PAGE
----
(6th August 1839 – 12th August 1911)
COUNTRY : Japan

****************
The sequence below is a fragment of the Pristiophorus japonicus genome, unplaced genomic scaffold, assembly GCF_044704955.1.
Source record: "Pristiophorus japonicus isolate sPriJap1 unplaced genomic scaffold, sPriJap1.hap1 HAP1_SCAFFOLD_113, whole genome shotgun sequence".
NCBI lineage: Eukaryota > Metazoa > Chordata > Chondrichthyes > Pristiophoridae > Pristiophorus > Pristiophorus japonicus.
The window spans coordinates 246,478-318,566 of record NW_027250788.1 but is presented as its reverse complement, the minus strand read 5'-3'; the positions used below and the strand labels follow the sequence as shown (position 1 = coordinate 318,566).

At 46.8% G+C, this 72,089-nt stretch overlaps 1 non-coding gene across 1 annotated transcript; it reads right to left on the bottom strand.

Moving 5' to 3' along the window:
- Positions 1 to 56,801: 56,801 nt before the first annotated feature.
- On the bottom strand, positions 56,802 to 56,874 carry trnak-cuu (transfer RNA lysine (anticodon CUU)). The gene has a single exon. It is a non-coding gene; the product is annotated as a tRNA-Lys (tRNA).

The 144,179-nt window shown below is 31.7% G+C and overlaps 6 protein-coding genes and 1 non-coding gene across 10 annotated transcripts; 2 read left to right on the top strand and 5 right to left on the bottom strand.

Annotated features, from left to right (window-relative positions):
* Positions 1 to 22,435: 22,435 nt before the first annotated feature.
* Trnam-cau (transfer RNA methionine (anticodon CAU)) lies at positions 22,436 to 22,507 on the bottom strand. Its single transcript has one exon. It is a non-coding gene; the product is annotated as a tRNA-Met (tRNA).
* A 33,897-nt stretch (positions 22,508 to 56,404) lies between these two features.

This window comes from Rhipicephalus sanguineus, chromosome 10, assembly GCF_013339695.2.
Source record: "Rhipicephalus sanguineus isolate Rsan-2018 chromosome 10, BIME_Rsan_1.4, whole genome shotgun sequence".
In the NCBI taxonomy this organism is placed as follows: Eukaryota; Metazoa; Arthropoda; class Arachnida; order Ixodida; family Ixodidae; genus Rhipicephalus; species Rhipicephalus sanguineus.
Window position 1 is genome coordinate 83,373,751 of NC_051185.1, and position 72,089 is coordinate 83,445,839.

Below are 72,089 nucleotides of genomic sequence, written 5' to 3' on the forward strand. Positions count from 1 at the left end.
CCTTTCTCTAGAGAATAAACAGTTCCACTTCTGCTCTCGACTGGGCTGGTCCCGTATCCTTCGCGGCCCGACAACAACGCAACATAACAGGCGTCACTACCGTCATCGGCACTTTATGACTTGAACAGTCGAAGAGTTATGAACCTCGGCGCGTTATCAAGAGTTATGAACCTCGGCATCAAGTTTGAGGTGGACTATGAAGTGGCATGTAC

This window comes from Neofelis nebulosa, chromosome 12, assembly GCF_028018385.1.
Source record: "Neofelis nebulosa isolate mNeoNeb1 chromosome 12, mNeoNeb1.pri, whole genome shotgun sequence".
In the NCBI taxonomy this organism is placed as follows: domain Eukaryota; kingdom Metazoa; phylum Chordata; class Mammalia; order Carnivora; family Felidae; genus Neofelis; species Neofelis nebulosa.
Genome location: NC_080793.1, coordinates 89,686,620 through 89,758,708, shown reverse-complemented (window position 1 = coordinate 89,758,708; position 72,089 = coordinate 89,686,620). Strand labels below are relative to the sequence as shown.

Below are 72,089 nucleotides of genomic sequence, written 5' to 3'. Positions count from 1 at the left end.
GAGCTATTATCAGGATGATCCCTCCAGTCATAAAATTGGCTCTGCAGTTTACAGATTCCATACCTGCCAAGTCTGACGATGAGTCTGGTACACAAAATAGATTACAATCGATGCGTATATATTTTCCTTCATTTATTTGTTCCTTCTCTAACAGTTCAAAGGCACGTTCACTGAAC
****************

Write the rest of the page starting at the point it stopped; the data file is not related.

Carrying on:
Of Austrian roots, Baron Raimund Von Stillfried was known as Baron Raimund Von Stillfried-Rathenitz. After a career in the army, Stillfried moved to Yokohama and in 1875 opened a photography studio, Stillfried & Co. The same year, he went into partnership with Hermann Andersen and the studio was renamed Stillfried & Andersen. Shortly afterwards they bought out Felice Beato’s photographic collection. From then on it was known as the Japan Photographic Association. During this period, photography had still not carved its place as an art. The choice of techniques was limited and photographers were obliged to turn to certain aesthetical choices. Thus, they surrounded themselves with artists who added colour to the photographs. Stillfried considered himself as a photographer-painter the approach of which was comparable to painting and which had a distinctive character to it. The subjects treated and the places depicted, often borrowed from the masters of print, gave an image of an unchanging country in spite of the fact that in 1868 the archipelago encountered great upheavals associated with the Meiji period. This discrepancy is explained by the public for whom the photographs are intended: foreign tourists benefiting from the opening-up of the country. Parallel to this activity, Baron Raimund Von Stillfried trained new Japanese photographers including Kusakabe Kimbei, whom he considered his spiritual son. In 1886, he sold most of his photographic collection to Kusakabe Kimbei before leaving Japan.
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